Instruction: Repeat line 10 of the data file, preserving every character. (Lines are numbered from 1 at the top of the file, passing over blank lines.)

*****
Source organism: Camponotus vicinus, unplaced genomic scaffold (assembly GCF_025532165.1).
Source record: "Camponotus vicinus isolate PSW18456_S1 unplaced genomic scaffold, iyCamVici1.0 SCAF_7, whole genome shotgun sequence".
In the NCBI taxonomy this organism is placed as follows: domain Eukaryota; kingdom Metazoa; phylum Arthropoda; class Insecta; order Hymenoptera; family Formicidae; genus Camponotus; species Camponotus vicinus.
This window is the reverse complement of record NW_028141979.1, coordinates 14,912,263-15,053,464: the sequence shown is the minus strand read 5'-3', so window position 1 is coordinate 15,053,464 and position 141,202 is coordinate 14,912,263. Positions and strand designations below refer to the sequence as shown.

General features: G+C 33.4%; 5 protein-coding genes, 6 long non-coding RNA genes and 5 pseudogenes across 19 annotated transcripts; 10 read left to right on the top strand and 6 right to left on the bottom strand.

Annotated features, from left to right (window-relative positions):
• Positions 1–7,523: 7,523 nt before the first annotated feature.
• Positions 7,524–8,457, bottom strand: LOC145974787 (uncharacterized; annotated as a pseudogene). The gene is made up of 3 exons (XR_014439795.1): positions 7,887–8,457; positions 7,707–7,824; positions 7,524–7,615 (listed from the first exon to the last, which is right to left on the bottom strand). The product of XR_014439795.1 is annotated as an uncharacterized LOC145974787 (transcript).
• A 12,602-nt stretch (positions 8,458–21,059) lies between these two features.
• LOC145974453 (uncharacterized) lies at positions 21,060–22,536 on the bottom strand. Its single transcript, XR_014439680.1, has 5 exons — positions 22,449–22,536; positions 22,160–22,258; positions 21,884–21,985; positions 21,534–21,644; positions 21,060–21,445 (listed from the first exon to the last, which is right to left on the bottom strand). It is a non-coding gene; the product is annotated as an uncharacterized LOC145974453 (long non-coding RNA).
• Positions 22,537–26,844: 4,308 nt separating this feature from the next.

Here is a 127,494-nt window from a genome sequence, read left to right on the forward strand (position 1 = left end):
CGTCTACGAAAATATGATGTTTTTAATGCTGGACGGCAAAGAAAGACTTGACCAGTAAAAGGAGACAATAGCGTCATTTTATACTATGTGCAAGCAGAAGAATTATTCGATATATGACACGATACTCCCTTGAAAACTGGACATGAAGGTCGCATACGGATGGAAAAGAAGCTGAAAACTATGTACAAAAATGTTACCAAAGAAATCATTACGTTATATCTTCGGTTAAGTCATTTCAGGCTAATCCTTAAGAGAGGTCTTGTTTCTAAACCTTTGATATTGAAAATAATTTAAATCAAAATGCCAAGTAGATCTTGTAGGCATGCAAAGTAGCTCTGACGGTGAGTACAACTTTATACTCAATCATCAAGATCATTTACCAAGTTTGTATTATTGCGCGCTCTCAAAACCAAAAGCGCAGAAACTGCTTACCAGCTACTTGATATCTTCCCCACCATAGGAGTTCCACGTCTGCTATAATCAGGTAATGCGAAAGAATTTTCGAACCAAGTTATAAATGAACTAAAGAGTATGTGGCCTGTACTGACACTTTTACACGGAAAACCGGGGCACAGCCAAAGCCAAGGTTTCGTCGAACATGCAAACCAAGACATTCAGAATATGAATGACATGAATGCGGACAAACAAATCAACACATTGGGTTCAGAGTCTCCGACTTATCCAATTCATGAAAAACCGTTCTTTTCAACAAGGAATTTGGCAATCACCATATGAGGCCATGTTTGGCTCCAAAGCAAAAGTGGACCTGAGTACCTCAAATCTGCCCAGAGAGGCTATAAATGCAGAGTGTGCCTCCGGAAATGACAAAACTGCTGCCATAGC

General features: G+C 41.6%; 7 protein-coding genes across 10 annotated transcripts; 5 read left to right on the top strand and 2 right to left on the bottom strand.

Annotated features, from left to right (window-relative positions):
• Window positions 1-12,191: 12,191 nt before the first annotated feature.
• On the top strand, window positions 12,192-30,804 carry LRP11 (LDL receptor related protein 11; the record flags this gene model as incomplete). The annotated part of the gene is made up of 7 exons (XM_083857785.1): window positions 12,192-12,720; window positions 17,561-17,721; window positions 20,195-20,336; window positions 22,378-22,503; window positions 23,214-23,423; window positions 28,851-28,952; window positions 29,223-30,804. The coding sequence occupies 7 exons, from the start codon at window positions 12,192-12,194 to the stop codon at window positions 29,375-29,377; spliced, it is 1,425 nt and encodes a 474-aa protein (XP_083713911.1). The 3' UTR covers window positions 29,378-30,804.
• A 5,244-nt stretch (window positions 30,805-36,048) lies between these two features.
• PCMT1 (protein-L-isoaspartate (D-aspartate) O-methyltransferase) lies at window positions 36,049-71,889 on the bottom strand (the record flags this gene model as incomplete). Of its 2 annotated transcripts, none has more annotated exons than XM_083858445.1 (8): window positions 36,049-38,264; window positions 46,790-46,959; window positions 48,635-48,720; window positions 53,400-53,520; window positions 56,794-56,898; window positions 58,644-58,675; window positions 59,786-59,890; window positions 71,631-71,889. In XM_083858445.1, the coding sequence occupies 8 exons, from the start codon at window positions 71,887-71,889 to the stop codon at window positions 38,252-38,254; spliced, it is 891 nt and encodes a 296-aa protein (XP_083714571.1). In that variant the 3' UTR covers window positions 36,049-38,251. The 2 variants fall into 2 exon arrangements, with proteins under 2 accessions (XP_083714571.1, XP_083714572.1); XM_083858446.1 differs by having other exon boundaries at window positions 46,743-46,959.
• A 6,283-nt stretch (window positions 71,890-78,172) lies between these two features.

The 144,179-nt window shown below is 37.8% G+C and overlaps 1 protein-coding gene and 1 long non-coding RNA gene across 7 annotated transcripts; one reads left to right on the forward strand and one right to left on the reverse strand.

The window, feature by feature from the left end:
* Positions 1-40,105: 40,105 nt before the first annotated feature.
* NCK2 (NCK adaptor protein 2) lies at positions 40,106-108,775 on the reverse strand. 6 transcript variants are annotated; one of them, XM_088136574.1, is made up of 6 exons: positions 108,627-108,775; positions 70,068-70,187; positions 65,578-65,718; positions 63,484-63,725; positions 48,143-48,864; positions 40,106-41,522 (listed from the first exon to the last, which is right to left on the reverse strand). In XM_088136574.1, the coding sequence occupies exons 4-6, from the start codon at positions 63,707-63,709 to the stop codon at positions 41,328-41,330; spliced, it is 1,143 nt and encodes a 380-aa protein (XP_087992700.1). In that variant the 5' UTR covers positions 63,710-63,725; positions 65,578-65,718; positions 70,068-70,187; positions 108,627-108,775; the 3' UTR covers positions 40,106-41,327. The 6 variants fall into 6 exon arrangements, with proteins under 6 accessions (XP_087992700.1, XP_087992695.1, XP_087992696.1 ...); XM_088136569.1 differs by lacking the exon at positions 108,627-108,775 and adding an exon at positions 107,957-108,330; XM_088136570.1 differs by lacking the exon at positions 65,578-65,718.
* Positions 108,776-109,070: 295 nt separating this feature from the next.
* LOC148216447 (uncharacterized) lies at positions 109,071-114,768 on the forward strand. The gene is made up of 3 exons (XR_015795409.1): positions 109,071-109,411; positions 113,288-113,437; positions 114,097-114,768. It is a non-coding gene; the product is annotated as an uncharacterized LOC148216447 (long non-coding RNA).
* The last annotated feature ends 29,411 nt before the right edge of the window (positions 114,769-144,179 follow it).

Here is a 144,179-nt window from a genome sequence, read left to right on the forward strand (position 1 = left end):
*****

• LOC145974453 (uncharacterized) lies at positions 21,060–22,536 on the bottom strand. Its single transcript, XR_014439680.1, has 5 exons — positions 22,449–22,536; positions 22,160–22,258; positions 21,884–21,985; positions 21,534–21,644; positions 21,060–21,445 (listed from the first exon to the last, which is right to left on the bottom strand). It is a non-coding gene; the product is annotated as an uncharacterized LOC145974453 (long non-coding RNA).